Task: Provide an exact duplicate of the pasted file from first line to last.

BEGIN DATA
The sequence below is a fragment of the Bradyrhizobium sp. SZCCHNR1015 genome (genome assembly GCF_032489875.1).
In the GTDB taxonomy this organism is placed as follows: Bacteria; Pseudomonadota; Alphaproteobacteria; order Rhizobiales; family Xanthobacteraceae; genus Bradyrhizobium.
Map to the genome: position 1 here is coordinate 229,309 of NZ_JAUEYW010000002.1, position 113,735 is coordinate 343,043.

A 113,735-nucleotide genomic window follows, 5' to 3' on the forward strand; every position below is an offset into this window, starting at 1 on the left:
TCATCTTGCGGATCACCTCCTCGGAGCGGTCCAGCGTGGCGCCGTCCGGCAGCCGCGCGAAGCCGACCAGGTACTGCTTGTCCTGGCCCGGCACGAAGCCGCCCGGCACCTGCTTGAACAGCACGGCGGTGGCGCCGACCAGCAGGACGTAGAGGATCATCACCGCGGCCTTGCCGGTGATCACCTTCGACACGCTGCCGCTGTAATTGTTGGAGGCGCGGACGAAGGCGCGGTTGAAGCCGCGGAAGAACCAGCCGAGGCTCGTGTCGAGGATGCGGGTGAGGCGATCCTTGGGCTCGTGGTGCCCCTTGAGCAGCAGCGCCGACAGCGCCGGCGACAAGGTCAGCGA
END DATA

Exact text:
The sequence below is a fragment of the Bradyrhizobium sp. SZCCHNR1015 genome (genome assembly GCF_032489875.1).
In the GTDB taxonomy this organism is placed as follows: Bacteria; Pseudomonadota; Alphaproteobacteria; order Rhizobiales; family Xanthobacteraceae; genus Bradyrhizobium.
Map to the genome: position 1 here is coordinate 229,309 of NZ_JAUEYW010000002.1, position 113,735 is coordinate 343,043.

A 113,735-nucleotide genomic window follows, 5' to 3' on the forward strand; every position below is an offset into this window, starting at 1 on the left:
TCATCTTGCGGATCACCTCCTCGGAGCGGTCCAGCGTGGCGCCGTCCGGCAGCCGCGCGAAGCCGACCAGGTACTGCTTGTCCTGGCCCGGCACGAAGCCGCCCGGCACCTGCTTGAACAGCACGGCGGTGGCGCCGACCAGCAGGACGTAGAGGATCATCACCGCGGCCTTGCCGGTGATCACCTTCGACACGCTGCCGCTGTAATTGTTGGAGGCGCGGACGAAGGCGCGGTTGAAGCCGCGGAAGAACCAGCCGAGGCTCGTGTCGAGGATGCGGGTGAGGCGATCCTTGGGCTCGTGGTGCCCCTTGAGCAGCAGCGCCGACAGCGCCGGCGACAAGGTCAGCGA